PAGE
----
YES. When I started out, the ideas I presented were not mocked, dismissed, even though I was just trying to update and expand work that had already been fundamentally done. It took me five years to prove I could even try to do this project, and when I did, it was sabotaged – this is where I would love to name names, but my political correctness surpasses that urge!
When I started taking it around in various forms of presentation, quite a few people would come up to me and tell me plants couldn’t respond to their environment as they don’t have a brain and central nervous system. Of course, it had been proven well before then and well enough that a brain and central nervous system aren’t prerequisites to being able to sense and respond to the environment, besides which, any reasonable assessment of plants and trees in general, even without science, will tell you as much.
Now, though, especially as of the last five years or so, lots of this information is in peer-reviewed research papers and even books, so on that front, it’s radically different! Also, people have (mostly) stopped thinking climate chaos is a vague notion to be dealt with at some point in the future by someone else and that caring for plants is just what hippies do, in general. This is why I worry about the kinds of devices that people are peddling now, cause it was a long stretch to get here, and if we make things that you could equally plug into a wet sponge for the same effect, we risk working against the best interested of plants, at least on a cultural level.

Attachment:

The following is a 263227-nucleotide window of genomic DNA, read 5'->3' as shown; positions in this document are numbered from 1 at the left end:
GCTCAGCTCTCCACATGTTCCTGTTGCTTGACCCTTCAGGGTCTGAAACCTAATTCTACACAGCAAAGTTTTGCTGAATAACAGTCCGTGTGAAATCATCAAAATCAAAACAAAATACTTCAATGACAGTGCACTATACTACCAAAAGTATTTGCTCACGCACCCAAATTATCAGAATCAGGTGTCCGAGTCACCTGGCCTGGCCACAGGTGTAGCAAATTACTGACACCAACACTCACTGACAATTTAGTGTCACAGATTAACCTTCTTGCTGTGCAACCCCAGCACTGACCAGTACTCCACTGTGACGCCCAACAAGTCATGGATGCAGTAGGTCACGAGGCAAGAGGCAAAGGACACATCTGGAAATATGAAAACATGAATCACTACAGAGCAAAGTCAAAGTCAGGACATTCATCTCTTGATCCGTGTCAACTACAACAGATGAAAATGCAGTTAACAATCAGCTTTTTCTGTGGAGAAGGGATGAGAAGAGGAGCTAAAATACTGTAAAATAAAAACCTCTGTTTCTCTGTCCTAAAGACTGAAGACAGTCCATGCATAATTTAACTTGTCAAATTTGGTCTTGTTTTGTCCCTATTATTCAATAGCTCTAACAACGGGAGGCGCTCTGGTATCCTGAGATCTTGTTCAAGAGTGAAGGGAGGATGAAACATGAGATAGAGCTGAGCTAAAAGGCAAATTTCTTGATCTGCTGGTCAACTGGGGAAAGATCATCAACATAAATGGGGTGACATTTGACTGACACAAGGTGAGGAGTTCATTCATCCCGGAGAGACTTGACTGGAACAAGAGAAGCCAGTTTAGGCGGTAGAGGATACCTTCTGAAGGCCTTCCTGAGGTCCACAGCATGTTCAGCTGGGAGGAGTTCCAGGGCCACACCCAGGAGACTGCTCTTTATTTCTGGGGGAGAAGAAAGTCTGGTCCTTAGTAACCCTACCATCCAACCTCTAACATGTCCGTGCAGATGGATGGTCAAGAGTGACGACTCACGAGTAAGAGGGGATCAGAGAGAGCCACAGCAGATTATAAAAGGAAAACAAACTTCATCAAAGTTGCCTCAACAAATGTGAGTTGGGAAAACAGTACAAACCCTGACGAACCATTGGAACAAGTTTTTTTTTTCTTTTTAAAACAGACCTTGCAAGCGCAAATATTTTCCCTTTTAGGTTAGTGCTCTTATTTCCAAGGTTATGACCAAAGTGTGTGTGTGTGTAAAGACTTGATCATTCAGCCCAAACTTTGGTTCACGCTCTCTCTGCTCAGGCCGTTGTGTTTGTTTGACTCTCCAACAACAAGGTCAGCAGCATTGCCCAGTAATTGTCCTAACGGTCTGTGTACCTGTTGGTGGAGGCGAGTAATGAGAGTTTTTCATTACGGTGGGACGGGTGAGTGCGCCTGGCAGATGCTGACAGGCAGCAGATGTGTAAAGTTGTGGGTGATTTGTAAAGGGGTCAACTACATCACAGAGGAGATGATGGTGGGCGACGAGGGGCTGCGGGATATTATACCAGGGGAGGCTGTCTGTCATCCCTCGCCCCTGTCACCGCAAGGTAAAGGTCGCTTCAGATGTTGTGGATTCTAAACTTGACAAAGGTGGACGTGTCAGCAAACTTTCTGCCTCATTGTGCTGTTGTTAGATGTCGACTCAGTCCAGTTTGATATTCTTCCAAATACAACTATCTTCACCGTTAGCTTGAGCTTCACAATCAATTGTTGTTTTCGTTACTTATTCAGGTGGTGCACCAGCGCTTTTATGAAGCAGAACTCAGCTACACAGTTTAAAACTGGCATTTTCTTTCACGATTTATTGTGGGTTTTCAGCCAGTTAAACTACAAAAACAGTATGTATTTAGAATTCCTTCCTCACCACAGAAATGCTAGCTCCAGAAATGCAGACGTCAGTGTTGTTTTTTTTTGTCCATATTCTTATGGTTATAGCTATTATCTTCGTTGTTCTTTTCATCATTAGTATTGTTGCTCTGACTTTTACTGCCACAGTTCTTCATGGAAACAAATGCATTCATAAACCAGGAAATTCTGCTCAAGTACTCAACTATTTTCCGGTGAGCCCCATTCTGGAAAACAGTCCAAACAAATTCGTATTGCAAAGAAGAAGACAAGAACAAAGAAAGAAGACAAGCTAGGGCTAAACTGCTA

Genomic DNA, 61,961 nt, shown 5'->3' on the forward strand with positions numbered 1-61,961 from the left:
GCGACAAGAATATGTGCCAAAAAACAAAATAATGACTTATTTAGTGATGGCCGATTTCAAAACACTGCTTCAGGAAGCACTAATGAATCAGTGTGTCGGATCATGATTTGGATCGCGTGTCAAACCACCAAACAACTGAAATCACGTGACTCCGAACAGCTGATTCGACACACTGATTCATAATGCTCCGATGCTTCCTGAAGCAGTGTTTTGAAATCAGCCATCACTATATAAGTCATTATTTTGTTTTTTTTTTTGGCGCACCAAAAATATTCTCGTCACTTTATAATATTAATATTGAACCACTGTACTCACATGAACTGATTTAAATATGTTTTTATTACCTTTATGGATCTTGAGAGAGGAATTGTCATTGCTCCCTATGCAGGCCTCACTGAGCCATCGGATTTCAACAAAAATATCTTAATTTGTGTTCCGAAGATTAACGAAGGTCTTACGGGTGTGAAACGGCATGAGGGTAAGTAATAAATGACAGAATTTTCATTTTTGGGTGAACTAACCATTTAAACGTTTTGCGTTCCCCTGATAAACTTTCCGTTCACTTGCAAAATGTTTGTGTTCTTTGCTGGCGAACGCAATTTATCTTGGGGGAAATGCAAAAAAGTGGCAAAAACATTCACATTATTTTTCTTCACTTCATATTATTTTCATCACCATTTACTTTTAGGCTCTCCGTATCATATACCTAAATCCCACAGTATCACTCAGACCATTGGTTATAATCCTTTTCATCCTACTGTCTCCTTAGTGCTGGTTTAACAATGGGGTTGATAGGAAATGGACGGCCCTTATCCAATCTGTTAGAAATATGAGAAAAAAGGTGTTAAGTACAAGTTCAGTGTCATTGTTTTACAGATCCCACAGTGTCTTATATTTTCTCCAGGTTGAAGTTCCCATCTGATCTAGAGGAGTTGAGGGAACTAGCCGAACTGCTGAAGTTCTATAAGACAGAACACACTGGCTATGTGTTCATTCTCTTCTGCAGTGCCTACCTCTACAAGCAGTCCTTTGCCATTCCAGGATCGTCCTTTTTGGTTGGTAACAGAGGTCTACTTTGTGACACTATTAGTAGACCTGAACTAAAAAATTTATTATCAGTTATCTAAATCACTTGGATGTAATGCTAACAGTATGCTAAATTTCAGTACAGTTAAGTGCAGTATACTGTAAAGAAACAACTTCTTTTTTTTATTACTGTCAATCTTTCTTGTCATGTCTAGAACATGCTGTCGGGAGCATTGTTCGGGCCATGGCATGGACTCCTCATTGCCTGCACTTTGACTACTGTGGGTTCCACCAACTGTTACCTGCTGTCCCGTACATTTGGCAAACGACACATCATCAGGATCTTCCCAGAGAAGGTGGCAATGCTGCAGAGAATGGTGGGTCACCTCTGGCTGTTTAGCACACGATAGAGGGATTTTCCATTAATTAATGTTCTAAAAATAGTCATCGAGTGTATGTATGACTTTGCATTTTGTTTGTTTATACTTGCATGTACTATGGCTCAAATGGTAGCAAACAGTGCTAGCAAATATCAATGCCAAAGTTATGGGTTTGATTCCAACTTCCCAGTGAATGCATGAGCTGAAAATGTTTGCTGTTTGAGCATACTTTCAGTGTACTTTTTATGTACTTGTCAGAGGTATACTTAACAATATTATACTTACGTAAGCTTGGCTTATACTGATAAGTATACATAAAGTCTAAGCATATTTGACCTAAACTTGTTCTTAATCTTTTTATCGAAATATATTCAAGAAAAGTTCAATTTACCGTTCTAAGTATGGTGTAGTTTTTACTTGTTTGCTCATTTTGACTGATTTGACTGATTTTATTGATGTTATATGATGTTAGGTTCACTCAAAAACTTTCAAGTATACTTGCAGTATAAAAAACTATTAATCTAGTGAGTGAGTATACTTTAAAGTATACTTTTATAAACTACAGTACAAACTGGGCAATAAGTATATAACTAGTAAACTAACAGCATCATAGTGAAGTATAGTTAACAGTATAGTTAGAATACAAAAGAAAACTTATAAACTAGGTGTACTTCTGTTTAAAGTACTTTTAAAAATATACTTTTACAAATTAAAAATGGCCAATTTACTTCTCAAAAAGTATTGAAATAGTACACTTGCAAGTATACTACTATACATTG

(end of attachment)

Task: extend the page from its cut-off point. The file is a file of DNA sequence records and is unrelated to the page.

Your work often requires public interaction, as for the Treeweaver Project built around interactive landscapes, plants, and audio-video streams: how do you create and facilitate the collaboration between interspecies?